I wish I had a chance to visit Bali's Monkey Forest when I was six, when my biggest aspiration in life was to have a pet monkey. It would have spared my parents from me begging for a monkey friend every birthday (and countless notes to Santa).
How cute is this family meal scene? Don't be fooled by their harmless appearance...
The Ubud Monkey Forest is a nature reserve and Hindu temple complex in Ubud, Bali, Indonesia, visited by over 10,000 tourists every month.
Its official name is the Sacred Monkey Forest Sanctuary (Mandala Suci Wenara Wana in Balinese).
The mission of the Sanctuary is conserving the area based on the concept of Tri Hita Karana ("Three ways to reach spiritual and physical well-being").
The Forest is a home to rare plants (with 115 species of trees!), a place for research and conservation programs, a spiritual site (the temples were constructed around 1350), and a monkey playground.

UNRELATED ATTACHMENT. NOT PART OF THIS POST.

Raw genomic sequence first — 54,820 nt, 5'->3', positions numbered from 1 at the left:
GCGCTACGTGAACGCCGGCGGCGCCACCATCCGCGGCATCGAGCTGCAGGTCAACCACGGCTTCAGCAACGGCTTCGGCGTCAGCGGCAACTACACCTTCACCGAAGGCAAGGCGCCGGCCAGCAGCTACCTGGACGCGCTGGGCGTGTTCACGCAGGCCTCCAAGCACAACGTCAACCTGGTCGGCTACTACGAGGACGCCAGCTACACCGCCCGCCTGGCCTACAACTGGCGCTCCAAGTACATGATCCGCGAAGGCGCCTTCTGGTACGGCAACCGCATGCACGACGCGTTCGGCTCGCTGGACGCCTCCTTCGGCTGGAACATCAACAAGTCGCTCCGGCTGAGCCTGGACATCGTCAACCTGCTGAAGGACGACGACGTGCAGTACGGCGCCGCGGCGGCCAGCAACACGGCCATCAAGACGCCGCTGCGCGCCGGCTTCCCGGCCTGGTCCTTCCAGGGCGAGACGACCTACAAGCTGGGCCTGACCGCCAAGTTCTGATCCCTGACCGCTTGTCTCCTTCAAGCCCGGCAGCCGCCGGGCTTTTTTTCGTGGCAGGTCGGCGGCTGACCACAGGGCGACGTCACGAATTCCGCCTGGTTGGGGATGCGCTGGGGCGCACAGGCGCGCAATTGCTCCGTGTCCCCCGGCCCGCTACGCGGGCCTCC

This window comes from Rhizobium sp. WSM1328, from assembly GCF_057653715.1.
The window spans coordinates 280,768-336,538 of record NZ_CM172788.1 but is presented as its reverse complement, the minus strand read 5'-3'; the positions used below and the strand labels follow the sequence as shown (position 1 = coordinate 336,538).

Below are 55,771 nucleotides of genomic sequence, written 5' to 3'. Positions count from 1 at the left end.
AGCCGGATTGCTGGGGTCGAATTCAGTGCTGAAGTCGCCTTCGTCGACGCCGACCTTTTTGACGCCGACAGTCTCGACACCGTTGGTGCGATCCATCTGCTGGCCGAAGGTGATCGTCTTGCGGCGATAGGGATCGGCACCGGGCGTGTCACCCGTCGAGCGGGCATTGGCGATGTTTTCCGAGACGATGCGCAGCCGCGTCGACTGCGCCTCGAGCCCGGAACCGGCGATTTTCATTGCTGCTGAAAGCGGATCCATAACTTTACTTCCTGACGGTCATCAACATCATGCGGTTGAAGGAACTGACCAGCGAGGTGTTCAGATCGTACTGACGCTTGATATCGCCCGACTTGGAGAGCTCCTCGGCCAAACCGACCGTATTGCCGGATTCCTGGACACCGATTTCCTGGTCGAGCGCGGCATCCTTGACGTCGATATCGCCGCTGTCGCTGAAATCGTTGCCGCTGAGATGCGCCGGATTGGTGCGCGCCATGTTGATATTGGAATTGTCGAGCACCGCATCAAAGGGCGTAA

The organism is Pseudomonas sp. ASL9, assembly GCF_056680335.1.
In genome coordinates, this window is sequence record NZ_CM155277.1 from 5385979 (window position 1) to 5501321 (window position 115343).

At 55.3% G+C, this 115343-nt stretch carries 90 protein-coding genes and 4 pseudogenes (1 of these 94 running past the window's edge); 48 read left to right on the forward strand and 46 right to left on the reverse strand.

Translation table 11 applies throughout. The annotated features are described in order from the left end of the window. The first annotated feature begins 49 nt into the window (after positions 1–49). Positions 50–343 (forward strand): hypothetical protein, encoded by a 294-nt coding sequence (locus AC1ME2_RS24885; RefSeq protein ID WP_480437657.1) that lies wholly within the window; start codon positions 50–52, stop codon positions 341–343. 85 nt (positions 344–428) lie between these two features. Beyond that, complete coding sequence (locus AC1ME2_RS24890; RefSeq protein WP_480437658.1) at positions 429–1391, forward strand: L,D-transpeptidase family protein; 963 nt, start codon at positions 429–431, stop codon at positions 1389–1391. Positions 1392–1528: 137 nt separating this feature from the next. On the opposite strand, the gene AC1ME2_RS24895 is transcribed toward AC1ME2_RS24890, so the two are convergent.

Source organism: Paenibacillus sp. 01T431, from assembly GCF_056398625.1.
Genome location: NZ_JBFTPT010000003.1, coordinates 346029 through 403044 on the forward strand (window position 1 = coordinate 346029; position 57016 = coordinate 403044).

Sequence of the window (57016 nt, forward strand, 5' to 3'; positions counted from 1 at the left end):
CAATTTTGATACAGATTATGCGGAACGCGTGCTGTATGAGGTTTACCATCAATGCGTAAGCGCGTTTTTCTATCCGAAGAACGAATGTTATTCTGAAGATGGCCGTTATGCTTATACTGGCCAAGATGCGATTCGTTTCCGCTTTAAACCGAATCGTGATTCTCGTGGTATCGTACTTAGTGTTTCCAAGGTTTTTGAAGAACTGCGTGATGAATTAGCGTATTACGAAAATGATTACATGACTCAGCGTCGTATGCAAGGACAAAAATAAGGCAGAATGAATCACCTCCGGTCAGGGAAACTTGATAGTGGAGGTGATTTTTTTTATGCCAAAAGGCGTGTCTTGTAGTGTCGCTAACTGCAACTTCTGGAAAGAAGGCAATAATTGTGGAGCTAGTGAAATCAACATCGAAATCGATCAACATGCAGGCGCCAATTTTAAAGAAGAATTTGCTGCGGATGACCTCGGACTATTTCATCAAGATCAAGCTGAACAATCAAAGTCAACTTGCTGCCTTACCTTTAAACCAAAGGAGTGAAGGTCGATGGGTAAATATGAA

As I paid the entry fee and walked into the forest, I noticed a board explaining the rules around monkey interaction along the lines of: "no big bags, don't give sweets to monkeys, don't look monkeys in the eyes, hold your kids tight".
Okay. I'm ready for this!
Just a few meters in, I saw at least a dozen of macaques picking each other's furry little bodies, munching on sweet potatoes (part of their staple diet) and posing for Instagram shots in exchange for bananas. It was pure chaos.
Many people had warned me about the dangerous Balinese road traffic, but even more people warned me about aggressive monkeys. I got to see it in person... A bigger monkey spotted a guy carrying a water bottle right in front of me, and raced to steal the bottle, rapidly approaching from the back and grabbing it from his hands. It then expertly opened the lid and drank the water by first pouring it out on the ground.
A-ha, that's what they were talking about! Freaked out by the fear of my camera, phone or backpack being taken away by a monkey, I power walked through the forest, spotted a HUGE lizard by the river, and peacefully made my way out of the Monkey Forest, unbothered by the animals.
Thank you, Mom and Dad for not getting me a pet monkey.